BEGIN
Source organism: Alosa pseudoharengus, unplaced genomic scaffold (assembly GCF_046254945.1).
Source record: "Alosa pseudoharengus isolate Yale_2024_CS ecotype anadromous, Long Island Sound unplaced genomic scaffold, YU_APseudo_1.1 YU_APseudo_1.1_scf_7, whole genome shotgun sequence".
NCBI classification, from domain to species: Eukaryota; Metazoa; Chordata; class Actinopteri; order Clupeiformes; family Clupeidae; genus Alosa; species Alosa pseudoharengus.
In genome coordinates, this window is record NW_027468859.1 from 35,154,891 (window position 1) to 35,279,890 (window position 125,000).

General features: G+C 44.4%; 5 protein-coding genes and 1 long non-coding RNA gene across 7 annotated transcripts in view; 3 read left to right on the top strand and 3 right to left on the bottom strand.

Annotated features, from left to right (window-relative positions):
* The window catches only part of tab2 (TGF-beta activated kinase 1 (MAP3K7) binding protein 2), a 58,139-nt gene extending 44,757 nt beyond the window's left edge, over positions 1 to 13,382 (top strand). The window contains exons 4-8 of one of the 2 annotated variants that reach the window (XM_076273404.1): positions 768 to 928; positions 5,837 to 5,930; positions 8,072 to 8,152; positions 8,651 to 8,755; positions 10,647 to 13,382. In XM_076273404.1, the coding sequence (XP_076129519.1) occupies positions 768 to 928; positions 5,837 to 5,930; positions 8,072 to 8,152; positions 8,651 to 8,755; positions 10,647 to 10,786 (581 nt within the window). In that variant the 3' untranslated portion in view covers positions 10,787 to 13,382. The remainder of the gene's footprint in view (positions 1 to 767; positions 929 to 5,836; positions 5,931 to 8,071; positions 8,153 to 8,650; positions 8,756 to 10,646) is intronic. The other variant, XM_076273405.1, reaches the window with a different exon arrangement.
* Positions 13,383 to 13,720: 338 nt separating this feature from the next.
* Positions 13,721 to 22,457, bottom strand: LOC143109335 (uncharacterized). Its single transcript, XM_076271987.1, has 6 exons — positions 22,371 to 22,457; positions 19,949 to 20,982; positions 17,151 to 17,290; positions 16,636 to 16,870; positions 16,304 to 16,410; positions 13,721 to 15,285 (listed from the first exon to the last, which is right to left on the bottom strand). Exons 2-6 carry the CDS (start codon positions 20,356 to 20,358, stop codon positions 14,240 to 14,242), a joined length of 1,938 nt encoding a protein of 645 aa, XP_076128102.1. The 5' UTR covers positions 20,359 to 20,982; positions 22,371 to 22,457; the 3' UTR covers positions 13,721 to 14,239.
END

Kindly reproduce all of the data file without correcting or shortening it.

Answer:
Source organism: Alosa pseudoharengus, unplaced genomic scaffold (assembly GCF_046254945.1).
Source record: "Alosa pseudoharengus isolate Yale_2024_CS ecotype anadromous, Long Island Sound unplaced genomic scaffold, YU_APseudo_1.1 YU_APseudo_1.1_scf_7, whole genome shotgun sequence".
NCBI classification, from domain to species: Eukaryota; Metazoa; Chordata; class Actinopteri; order Clupeiformes; family Clupeidae; genus Alosa; species Alosa pseudoharengus.
In genome coordinates, this window is record NW_027468859.1 from 35,154,891 (window position 1) to 35,279,890 (window position 125,000).

General features: G+C 44.4%; 5 protein-coding genes and 1 long non-coding RNA gene across 7 annotated transcripts in view; 3 read left to right on the top strand and 3 right to left on the bottom strand.

Annotated features, from left to right (window-relative positions):
* The window catches only part of tab2 (TGF-beta activated kinase 1 (MAP3K7) binding protein 2), a 58,139-nt gene extending 44,757 nt beyond the window's left edge, over positions 1 to 13,382 (top strand). The window contains exons 4-8 of one of the 2 annotated variants that reach the window (XM_076273404.1): positions 768 to 928; positions 5,837 to 5,930; positions 8,072 to 8,152; positions 8,651 to 8,755; positions 10,647 to 13,382. In XM_076273404.1, the coding sequence (XP_076129519.1) occupies positions 768 to 928; positions 5,837 to 5,930; positions 8,072 to 8,152; positions 8,651 to 8,755; positions 10,647 to 10,786 (581 nt within the window). In that variant the 3' untranslated portion in view covers positions 10,787 to 13,382. The remainder of the gene's footprint in view (positions 1 to 767; positions 929 to 5,836; positions 5,931 to 8,071; positions 8,153 to 8,650; positions 8,756 to 10,646) is intronic. The other variant, XM_076273405.1, reaches the window with a different exon arrangement.
* Positions 13,383 to 13,720: 338 nt separating this feature from the next.
* Positions 13,721 to 22,457, bottom strand: LOC143109335 (uncharacterized). Its single transcript, XM_076271987.1, has 6 exons — positions 22,371 to 22,457; positions 19,949 to 20,982; positions 17,151 to 17,290; positions 16,636 to 16,870; positions 16,304 to 16,410; positions 13,721 to 15,285 (listed from the first exon to the last, which is right to left on the bottom strand). Exons 2-6 carry the CDS (start codon positions 20,356 to 20,358, stop codon positions 14,240 to 14,242), a joined length of 1,938 nt encoding a protein of 645 aa, XP_076128102.1. The 5' UTR covers positions 20,359 to 20,982; positions 22,371 to 22,457; the 3' UTR covers positions 13,721 to 14,239.